The LBJ School Remembers Barbara Jordan at Recent Exhibition

Barbara Jordan was a woman of firsts: She was the first African-American woman to be elected to the Texas Senate, the first Southern African American to serve in the United States House of Representatives, the first African American to deliver an address at the Democratic National Convention, and the first African American woman to be buried in the Texas State Cemetery.

But one of the more peculiar firsts happened on June 10, 1972 when Jordan, who was president pro tem of the Texas Senate at the time, served for one day as acting governor for Texas. She is still the only African American to both serve as the governor of any US state.

To honor her legacy, the Barbara Jordan Freedom Foundation was founded today six years ago on what would have been her 75th birthday. The foundation’s mission “seeks to end current injustices by leading campaigns for change,” specifically regarding early education. Most recently, with the help of Jordan’s alma mater Texas Southern University and the Lyndon B. Johnson School of Public Affairs, where she taught for 17 years, the foundation hosted an annual interactive exhibit on the public figure’s dynamic life at the Texas Capitol.

Max Sherman, JD ’60, Life Member, professor emeritus, former dean of the LBJ School, and author of Barbara Jordan: Speaking the Truth with Eloquent Thunder, says he thinks Jordan would’ve approved of the exhibit’s location. “She would probably say ‘I’ve come home,’” he says. “She believed in government and serving the people.”

Jordan also believed in education. In high school, she primed her oration skills as a debater in Houston’s Fifth Ward before heading to Texas Southern University, a historically black university, and from there she took her talents to Boston University Law School. When she returned to Texas in 1956, law practices refused to offer Jordan a position because of her race—but that didn’t stop her. Instead, she began her own practice at the kitchen table of her parent’s home.

“She believed that if you start early in life, you plant the right seed and the individual will be developed into a more effective individual for life,” says Sam Bryant, a member of the foundation’s board. “She believed you had to have a solid foundation and one of the ways to do that was by getting the best education.”

While running her practice, Jordan began making her way into the political area. She actively worked on the Texas campaign to get John F. Kennedy and Lyndon B. Johnson reelected in 1962. It wasn’t until 1966 that Jordan got a seat of her own. She won a Texas Senate seat in 1966, where she served for a number of years before heading to the U.S. Capitol in 1972 to serve Texas in the House of Representatives. During her six years in office, she was seen as a force in the democratic party, making memorable speeches not only at the 1976 Democratic National Convention but also before the U.S. House Judiciary Committee as a part of the Nixon impeachment trials, where she gave a 15-minute televised speech denouncing Nixon and the Watergate scandal.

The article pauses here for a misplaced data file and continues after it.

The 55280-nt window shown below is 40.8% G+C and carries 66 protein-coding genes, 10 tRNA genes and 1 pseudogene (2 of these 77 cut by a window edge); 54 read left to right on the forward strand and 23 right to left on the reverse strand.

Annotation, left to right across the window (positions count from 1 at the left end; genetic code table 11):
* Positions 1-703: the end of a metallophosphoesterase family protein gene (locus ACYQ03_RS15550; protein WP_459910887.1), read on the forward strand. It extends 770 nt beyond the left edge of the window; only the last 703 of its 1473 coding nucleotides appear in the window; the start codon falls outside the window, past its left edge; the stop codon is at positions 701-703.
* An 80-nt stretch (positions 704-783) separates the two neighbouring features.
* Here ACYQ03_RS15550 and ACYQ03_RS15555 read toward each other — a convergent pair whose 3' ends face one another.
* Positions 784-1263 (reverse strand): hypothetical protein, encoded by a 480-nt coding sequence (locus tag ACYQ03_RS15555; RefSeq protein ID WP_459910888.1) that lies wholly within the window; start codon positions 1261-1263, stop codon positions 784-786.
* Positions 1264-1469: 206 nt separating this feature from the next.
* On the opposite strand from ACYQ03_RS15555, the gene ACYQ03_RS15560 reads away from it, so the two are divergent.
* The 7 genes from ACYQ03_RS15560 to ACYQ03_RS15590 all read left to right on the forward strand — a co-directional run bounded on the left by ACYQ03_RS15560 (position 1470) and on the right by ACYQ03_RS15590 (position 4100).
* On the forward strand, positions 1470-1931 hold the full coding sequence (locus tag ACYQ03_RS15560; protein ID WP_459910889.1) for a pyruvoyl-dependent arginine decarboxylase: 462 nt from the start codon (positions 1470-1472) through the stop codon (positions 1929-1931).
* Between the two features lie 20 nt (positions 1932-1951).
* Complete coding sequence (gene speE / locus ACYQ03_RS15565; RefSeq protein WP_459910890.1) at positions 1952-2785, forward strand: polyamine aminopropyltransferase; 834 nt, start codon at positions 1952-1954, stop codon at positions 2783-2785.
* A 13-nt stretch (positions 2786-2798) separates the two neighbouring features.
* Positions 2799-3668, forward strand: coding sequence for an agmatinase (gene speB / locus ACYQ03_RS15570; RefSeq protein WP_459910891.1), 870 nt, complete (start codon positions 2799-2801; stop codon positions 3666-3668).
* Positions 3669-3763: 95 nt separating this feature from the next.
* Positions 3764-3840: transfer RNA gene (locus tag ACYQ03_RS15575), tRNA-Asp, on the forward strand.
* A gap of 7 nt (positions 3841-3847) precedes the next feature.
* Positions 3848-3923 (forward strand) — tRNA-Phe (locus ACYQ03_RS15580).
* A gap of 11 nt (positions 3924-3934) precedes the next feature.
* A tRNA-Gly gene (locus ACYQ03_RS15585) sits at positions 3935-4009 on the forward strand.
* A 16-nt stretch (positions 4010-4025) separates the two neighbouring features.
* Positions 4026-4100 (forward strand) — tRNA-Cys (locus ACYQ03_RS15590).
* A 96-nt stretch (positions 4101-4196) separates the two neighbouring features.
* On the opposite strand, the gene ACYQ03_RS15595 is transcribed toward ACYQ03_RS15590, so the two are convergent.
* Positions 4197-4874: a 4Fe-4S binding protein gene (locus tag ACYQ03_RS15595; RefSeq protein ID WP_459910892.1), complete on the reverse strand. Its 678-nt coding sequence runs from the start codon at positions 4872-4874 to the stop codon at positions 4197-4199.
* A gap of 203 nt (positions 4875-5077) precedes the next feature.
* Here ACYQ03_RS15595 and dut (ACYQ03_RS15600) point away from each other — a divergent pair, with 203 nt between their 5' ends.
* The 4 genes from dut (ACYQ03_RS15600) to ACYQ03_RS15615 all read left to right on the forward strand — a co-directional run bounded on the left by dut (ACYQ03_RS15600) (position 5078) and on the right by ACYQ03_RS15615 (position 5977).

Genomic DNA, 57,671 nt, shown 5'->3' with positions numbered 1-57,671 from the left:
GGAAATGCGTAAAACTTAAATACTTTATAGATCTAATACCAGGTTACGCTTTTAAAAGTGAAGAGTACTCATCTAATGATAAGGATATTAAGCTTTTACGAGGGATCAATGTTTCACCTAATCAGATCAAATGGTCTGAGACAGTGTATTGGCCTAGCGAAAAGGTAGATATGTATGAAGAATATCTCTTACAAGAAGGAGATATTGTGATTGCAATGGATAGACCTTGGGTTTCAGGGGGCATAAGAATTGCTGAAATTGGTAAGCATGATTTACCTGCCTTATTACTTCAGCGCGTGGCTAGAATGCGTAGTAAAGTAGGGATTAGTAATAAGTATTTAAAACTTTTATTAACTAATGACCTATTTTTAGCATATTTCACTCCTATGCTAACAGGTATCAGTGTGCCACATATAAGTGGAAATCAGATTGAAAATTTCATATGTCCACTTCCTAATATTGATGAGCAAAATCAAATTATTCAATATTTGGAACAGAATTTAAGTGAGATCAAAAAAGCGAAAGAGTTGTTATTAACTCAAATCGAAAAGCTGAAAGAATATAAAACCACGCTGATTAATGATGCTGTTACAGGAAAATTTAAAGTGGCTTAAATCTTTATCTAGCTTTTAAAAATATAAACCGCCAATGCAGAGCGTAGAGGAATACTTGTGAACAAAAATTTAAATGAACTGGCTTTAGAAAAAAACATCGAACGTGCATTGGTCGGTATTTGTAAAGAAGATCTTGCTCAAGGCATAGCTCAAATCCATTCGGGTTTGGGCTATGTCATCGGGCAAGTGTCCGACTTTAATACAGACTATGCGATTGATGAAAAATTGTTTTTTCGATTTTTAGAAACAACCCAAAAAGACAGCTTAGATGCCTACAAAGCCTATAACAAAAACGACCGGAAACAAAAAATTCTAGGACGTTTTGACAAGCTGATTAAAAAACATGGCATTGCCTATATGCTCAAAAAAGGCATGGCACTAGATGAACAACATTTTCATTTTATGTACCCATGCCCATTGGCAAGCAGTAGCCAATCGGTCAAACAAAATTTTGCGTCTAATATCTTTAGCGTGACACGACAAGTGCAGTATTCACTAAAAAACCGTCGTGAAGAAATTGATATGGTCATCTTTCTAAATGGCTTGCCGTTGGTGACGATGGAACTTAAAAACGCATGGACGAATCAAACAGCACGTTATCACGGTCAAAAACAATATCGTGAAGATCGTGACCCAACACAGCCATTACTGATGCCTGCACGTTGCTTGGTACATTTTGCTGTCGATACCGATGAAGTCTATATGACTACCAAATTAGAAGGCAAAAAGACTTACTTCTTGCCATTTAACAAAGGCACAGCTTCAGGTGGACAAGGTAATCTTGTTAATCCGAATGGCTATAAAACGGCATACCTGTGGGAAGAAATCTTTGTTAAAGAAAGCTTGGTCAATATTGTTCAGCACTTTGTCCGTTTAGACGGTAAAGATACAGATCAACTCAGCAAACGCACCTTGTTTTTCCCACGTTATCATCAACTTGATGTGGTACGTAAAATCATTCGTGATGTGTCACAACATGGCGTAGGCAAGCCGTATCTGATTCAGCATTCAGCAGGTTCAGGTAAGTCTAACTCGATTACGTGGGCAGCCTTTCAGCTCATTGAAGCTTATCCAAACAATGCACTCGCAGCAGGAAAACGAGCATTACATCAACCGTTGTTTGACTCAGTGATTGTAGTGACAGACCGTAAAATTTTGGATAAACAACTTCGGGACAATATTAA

“My faith in the constitution is whole, it is complete, it is total. I am not going to sit here and be an idle spectator to the diminution, the subversion, the destruction of the Constitution,” Jordan said to the committee on July 25, 1974.

American Rhetoric lists both speeches 5th and 13th respectively in the top 100 American speeches. The company includes Martin Luther King Jr., John F. Kennedy, and Franklin Delano Roosevelt.

Courage, perseverance, and a desire for justice are qualities Bryant says the foundation attempts to instill with exhibits like the one at the Texas Capitol. “Courage is one thing she really had. She was not bashful. She demonstrated her courage in a way that caused others to listen and think,” Bryant says. “I loved the woman, there’s no other way of saying it. She was bold.”

When asked what kind of politician Jordan would be today, Sherman was optimistic, noting that she was incredible at compromise. “When it came time to fight, she’d fight,” Sherman says. “She would say what she believed, but she realized you have to choose your battles. She would go to the mat but be prepared to lose.”

After a relatively remarkable career in Washington, Jordan ventured back to her home state when UT’s Lyndon B. Johnson School of Public Affairs offered her a position to teach ethics. Sherman still has photos and many more memories from the gatherings Jordan held for her students, past and present, at her South Austin home. In Sherman’s book, students talked about the impact Jordan had on their college careers.

One student said “Professor Jordan makes you look at your soul.” Another said, “I’ve never met a person who believed so strongly that we can actually change the world.” And finally, “Above all else, she taught me that greatness, more than fame or power, is something you do everyday.

Jordan continued to teach for 17 years before she died in 1996 after suffering for years from multiple sclerosis and leukemia. She is buried in the Texas State Cemetery in Austin, where the back of her gravestone reads “Teacher.”

“Teaching was her grand legacy,” Sherman says. “It was a part of who she was and what she wanted to. She knew her legacy would be lived out through her students.”

From top: Barbara Jordan; Annual interactive exhibit on the Barbara Jordan’s life at the Texas Capitol; Sam Bryant of Barbara Jordan Freedom Foundation, Max Sherman, author of “Barbara Jordan: Speaking the Truth with Eloquent Thunder,” Professor Emeritus and former Dean of the Lyndon B. Johnson School of Public Affairs, and Janice Peyton, Texas Southern University Librarian.  Photos courtesy of Texas Southern University’s Barbara Jordan Archives.


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